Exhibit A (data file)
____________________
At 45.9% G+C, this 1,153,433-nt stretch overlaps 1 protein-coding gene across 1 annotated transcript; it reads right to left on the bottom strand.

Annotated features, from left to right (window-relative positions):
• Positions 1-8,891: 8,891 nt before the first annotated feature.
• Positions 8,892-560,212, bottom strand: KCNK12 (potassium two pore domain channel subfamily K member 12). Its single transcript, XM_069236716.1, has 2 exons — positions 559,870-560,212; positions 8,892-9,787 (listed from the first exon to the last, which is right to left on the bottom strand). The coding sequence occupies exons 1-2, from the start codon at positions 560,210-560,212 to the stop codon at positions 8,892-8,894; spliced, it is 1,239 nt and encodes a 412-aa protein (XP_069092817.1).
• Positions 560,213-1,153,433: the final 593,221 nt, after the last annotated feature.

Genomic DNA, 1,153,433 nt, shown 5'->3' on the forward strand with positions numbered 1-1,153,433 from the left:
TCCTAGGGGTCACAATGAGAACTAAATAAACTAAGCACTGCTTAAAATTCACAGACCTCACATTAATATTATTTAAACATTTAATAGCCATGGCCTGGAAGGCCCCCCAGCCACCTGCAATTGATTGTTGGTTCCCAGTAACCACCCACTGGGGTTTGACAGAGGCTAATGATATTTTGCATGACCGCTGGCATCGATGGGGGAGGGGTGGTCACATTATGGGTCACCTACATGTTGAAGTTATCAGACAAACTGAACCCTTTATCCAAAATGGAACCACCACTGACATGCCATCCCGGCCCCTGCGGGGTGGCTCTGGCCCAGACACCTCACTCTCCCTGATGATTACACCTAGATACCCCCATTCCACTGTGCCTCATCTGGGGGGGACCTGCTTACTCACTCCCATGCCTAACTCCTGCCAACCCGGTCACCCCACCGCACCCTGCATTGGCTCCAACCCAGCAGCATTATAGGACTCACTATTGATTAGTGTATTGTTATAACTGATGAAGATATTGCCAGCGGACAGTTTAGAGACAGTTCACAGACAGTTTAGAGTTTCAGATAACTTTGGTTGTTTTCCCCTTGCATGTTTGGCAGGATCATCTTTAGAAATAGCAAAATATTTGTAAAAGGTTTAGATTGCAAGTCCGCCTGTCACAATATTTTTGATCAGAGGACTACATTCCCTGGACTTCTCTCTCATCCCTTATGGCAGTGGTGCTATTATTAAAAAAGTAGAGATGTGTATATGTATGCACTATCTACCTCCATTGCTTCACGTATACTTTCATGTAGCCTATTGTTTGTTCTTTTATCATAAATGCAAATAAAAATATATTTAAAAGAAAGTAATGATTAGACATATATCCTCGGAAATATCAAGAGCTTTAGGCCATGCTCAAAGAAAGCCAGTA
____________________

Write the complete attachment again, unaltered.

At 45.9% G+C, this 1,153,433-nt stretch overlaps 1 protein-coding gene across 1 annotated transcript; it reads right to left on the bottom strand.

Annotated features, from left to right (window-relative positions):
• Positions 1-8,891: 8,891 nt before the first annotated feature.
• Positions 8,892-560,212, bottom strand: KCNK12 (potassium two pore domain channel subfamily K member 12). Its single transcript, XM_069236716.1, has 2 exons — positions 559,870-560,212; positions 8,892-9,787 (listed from the first exon to the last, which is right to left on the bottom strand). The coding sequence occupies exons 1-2, from the start codon at positions 560,210-560,212 to the stop codon at positions 8,892-8,894; spliced, it is 1,239 nt and encodes a 412-aa protein (XP_069092817.1).
• Positions 560,213-1,153,433: the final 593,221 nt, after the last annotated feature.

Genomic DNA, 1,153,433 nt, shown 5'->3' on the forward strand with positions numbered 1-1,153,433 from the left:
TCCTAGGGGTCACAATGAGAACTAAATAAACTAAGCACTGCTTAAAATTCACAGACCTCACATTAATATTATTTAAACATTTAATAGCCATGGCCTGGAAGGCCCCCCAGCCACCTGCAATTGATTGTTGGTTCCCAGTAACCACCCACTGGGGTTTGACAGAGGCTAATGATATTTTGCATGACCGCTGGCATCGATGGGGGAGGGGTGGTCACATTATGGGTCACCTACATGTTGAAGTTATCAGACAAACTGAACCCTTTATCCAAAATGGAACCACCACTGACATGCCATCCCGGCCCCTGCGGGGTGGCTCTGGCCCAGACACCTCACTCTCCCTGATGATTACACCTAGATACCCCCATTCCACTGTGCCTCATCTGGGGGGGACCTGCTTACTCACTCCCATGCCTAACTCCTGCCAACCCGGTCACCCCACCGCACCCTGCATTGGCTCCAACCCAGCAGCATTATAGGACTCACTATTGATTAGTGTATTGTTATAACTGATGAAGATATTGCCAGCGGACAGTTTAGAGACAGTTCACAGACAGTTTAGAGTTTCAGATAACTTTGGTTGTTTTCCCCTTGCATGTTTGGCAGGATCATCTTTAGAAATAGCAAAATATTTGTAAAAGGTTTAGATTGCAAGTCCGCCTGTCACAATATTTTTGATCAGAGGACTACATTCCCTGGACTTCTCTCTCATCCCTTATGGCAGTGGTGCTATTATTAAAAAAGTAGAGATGTGTATATGTATGCACTATCTACCTCCATTGCTTCACGTATACTTTCATGTAGCCTATTGTTTGTTCTTTTATCATAAATGCAAATAAAAATATATTTAAAAGAAAGTAATGATTAGACATATATCCTCGGAAATATCAAGAGCTTTAGGCCATGCTCAAAGAAAGCCAGTA